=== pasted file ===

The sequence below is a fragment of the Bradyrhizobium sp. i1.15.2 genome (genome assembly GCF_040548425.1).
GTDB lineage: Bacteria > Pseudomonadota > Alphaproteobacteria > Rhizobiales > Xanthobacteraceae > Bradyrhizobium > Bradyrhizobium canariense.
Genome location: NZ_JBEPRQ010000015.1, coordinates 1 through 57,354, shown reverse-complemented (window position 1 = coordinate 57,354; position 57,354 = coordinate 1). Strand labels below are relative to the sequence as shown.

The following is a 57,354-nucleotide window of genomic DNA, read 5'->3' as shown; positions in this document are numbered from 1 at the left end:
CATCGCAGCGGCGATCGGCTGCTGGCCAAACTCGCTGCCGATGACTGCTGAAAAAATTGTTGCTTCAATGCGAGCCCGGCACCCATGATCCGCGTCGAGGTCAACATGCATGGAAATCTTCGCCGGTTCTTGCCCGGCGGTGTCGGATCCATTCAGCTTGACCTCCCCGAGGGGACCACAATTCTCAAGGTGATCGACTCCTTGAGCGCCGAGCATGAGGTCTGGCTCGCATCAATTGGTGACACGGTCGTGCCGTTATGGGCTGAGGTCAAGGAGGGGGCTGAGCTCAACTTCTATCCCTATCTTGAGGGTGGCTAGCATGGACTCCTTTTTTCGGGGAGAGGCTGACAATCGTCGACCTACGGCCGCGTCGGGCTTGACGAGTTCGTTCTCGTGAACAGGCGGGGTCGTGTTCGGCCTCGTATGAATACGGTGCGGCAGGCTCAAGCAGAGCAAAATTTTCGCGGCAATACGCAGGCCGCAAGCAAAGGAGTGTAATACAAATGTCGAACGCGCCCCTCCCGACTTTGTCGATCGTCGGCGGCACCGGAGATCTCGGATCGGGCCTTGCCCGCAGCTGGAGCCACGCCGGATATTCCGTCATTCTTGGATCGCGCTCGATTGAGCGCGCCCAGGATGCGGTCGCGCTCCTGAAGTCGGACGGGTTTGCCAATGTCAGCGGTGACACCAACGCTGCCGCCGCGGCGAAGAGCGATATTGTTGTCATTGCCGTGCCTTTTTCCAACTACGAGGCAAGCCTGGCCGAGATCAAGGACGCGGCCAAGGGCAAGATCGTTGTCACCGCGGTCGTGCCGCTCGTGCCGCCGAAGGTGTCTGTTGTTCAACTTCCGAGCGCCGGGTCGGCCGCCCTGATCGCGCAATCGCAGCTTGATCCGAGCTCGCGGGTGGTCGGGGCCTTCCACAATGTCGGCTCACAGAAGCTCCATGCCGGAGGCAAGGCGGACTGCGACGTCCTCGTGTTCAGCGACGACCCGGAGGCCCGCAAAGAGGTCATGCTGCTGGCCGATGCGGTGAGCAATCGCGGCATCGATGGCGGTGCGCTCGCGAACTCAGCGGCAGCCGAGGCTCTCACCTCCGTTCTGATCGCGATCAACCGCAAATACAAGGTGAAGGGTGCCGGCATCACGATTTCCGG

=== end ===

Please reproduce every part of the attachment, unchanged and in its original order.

The sequence below is a fragment of the Bradyrhizobium sp. i1.15.2 genome (genome assembly GCF_040548425.1).
GTDB lineage: Bacteria > Pseudomonadota > Alphaproteobacteria > Rhizobiales > Xanthobacteraceae > Bradyrhizobium > Bradyrhizobium canariense.
Genome location: NZ_JBEPRQ010000015.1, coordinates 1 through 57,354, shown reverse-complemented (window position 1 = coordinate 57,354; position 57,354 = coordinate 1). Strand labels below are relative to the sequence as shown.

The following is a 57,354-nucleotide window of genomic DNA, read 5'->3' as shown; positions in this document are numbered from 1 at the left end:
CATCGCAGCGGCGATCGGCTGCTGGCCAAACTCGCTGCCGATGACTGCTGAAAAAATTGTTGCTTCAATGCGAGCCCGGCACCCATGATCCGCGTCGAGGTCAACATGCATGGAAATCTTCGCCGGTTCTTGCCCGGCGGTGTCGGATCCATTCAGCTTGACCTCCCCGAGGGGACCACAATTCTCAAGGTGATCGACTCCTTGAGCGCCGAGCATGAGGTCTGGCTCGCATCAATTGGTGACACGGTCGTGCCGTTATGGGCTGAGGTCAAGGAGGGGGCTGAGCTCAACTTCTATCCCTATCTTGAGGGTGGCTAGCATGGACTCCTTTTTTCGGGGAGAGGCTGACAATCGTCGACCTACGGCCGCGTCGGGCTTGACGAGTTCGTTCTCGTGAACAGGCGGGGTCGTGTTCGGCCTCGTATGAATACGGTGCGGCAGGCTCAAGCAGAGCAAAATTTTCGCGGCAATACGCAGGCCGCAAGCAAAGGAGTGTAATACAAATGTCGAACGCGCCCCTCCCGACTTTGTCGATCGTCGGCGGCACCGGAGATCTCGGATCGGGCCTTGCCCGCAGCTGGAGCCACGCCGGATATTCCGTCATTCTTGGATCGCGCTCGATTGAGCGCGCCCAGGATGCGGTCGCGCTCCTGAAGTCGGACGGGTTTGCCAATGTCAGCGGTGACACCAACGCTGCCGCCGCGGCGAAGAGCGATATTGTTGTCATTGCCGTGCCTTTTTCCAACTACGAGGCAAGCCTGGCCGAGATCAAGGACGCGGCCAAGGGCAAGATCGTTGTCACCGCGGTCGTGCCGCTCGTGCCGCCGAAGGTGTCTGTTGTTCAACTTCCGAGCGCCGGGTCGGCCGCCCTGATCGCGCAATCGCAGCTTGATCCGAGCTCGCGGGTGGTCGGGGCCTTCCACAATGTCGGCTCACAGAAGCTCCATGCCGGAGGCAAGGCGGACTGCGACGTCCTCGTGTTCAGCGACGACCCGGAGGCCCGCAAAGAGGTCATGCTGCTGGCCGATGCGGTGAGCAATCGCGGCATCGATGGCGGTGCGCTCGCGAACTCAGCGGCAGCCGAGGCTCTCACCTCCGTTCTGATCGCGATCAACCGCAAATACAAGGTGAAGGGTGCCGGCATCACGATTTCCGG